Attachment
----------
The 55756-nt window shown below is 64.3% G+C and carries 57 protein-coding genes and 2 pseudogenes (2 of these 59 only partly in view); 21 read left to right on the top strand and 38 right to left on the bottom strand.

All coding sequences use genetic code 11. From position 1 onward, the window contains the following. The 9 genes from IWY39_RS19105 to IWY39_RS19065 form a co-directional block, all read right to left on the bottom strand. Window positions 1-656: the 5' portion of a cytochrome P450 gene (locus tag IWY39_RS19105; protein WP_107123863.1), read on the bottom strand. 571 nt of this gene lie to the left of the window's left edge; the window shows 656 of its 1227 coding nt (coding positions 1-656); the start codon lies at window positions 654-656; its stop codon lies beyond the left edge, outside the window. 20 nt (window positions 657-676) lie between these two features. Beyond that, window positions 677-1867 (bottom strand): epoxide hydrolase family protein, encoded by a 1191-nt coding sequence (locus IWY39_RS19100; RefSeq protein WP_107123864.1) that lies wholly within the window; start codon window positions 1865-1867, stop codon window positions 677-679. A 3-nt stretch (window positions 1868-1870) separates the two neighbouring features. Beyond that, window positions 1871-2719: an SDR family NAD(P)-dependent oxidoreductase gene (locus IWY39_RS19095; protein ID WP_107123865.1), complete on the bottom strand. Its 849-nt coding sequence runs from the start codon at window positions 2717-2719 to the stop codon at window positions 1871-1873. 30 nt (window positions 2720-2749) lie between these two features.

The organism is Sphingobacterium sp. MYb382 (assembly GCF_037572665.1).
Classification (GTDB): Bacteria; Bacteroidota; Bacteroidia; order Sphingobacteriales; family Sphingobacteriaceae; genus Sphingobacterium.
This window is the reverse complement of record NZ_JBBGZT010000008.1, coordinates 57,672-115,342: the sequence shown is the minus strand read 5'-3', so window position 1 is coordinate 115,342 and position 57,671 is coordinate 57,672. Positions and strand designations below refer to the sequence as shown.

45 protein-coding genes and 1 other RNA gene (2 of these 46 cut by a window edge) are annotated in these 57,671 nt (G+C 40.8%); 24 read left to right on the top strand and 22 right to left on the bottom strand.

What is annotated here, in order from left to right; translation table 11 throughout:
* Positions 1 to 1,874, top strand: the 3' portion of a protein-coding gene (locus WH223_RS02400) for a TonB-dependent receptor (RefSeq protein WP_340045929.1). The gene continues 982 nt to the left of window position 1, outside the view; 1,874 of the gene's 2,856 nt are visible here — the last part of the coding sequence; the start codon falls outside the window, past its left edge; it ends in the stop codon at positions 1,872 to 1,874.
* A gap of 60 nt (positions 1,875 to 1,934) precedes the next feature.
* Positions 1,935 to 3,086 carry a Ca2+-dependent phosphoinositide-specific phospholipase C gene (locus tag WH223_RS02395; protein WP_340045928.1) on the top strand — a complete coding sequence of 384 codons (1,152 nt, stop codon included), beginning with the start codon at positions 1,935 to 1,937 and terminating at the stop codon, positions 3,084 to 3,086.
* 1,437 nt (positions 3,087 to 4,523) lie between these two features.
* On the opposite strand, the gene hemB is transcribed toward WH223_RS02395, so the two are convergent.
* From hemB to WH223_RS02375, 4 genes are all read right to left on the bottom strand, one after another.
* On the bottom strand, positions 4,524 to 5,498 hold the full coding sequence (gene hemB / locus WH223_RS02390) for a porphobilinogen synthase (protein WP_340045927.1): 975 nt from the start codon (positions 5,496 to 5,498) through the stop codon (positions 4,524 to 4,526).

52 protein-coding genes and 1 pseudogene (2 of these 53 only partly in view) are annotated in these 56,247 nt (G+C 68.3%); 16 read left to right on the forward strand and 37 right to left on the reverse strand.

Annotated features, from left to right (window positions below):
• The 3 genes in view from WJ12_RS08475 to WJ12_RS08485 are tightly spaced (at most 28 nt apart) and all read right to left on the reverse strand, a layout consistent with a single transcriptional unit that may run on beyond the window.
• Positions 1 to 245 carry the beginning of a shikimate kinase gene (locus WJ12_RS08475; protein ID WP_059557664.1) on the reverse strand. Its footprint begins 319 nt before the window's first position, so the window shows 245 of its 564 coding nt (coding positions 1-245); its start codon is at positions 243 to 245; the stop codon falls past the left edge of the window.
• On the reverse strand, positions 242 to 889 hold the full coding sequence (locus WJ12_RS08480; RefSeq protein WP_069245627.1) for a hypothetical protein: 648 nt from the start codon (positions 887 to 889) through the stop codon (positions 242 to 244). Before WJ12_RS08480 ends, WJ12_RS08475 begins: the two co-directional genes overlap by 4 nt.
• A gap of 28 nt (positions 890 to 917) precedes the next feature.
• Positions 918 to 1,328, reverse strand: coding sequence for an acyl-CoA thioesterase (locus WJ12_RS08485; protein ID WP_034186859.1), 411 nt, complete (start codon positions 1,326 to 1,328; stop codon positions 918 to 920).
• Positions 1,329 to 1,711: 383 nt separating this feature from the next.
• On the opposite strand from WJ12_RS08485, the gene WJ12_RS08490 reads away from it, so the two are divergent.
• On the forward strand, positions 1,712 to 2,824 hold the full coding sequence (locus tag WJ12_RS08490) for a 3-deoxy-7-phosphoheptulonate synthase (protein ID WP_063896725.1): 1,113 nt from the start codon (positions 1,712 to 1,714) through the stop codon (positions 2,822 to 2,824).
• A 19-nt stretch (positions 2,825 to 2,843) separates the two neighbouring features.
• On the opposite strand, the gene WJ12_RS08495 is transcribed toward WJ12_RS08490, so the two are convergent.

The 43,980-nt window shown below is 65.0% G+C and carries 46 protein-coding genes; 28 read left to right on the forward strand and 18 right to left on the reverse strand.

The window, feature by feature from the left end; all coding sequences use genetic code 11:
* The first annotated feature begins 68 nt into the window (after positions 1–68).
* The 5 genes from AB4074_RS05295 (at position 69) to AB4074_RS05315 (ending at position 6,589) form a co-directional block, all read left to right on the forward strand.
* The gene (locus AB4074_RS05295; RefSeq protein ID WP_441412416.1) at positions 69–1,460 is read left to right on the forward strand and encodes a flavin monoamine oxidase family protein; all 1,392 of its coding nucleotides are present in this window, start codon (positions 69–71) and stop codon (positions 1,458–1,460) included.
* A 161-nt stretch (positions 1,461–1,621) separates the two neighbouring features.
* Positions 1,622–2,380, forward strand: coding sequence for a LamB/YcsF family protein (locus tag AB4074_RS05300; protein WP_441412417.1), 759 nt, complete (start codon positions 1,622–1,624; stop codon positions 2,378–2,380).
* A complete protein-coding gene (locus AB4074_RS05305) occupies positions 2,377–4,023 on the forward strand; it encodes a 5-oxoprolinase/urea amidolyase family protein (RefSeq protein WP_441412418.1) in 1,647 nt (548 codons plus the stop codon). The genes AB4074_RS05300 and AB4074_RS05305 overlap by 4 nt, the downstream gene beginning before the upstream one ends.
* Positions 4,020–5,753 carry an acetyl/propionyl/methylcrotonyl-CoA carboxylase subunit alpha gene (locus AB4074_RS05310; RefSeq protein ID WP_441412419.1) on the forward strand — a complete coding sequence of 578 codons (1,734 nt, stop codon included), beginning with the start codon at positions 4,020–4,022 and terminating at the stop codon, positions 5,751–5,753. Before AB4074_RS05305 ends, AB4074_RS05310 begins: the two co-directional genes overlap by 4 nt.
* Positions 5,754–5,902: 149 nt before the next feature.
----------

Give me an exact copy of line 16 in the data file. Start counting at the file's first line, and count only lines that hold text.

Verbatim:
Annotated features, from left to right (window positions below):